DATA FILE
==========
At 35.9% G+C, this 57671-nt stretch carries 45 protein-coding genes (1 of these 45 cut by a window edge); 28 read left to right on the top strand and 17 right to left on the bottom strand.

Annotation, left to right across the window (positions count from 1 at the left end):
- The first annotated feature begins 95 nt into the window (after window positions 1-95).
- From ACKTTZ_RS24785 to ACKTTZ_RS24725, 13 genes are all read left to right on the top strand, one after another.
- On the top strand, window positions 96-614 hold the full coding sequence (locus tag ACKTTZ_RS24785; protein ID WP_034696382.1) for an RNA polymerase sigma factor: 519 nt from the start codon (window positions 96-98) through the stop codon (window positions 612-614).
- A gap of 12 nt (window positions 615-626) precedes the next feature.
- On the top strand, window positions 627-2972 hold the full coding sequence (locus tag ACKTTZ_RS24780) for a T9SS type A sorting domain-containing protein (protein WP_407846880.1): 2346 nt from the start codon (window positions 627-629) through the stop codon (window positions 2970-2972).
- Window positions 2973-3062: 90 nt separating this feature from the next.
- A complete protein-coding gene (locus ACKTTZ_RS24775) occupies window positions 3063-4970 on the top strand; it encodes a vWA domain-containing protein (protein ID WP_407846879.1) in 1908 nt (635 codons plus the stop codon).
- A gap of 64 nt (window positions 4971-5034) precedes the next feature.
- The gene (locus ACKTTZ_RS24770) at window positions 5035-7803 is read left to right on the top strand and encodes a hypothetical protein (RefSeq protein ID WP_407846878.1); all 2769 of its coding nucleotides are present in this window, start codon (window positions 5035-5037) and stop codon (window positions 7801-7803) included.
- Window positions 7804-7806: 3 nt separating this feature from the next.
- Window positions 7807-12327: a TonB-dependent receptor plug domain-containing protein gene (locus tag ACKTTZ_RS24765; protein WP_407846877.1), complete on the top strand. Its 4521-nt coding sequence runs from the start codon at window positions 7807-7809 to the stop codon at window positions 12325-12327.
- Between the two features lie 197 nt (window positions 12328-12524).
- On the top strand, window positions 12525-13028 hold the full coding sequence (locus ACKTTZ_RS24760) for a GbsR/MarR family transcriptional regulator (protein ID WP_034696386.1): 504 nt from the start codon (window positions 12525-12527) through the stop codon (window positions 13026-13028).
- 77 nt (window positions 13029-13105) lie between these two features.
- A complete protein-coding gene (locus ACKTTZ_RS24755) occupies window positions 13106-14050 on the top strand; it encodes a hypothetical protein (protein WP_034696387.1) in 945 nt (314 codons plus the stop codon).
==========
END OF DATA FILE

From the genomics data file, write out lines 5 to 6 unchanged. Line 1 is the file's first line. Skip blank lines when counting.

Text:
- On the top strand, window positions 96-614 hold the full coding sequence (locus tag ACKTTZ_RS24785; protein ID WP_034696382.1) for an RNA polymerase sigma factor: 519 nt from the start codon (window positions 96-98) through the stop codon (window positions 612-614).
- A gap of 12 nt (window positions 615-626) precedes the next feature.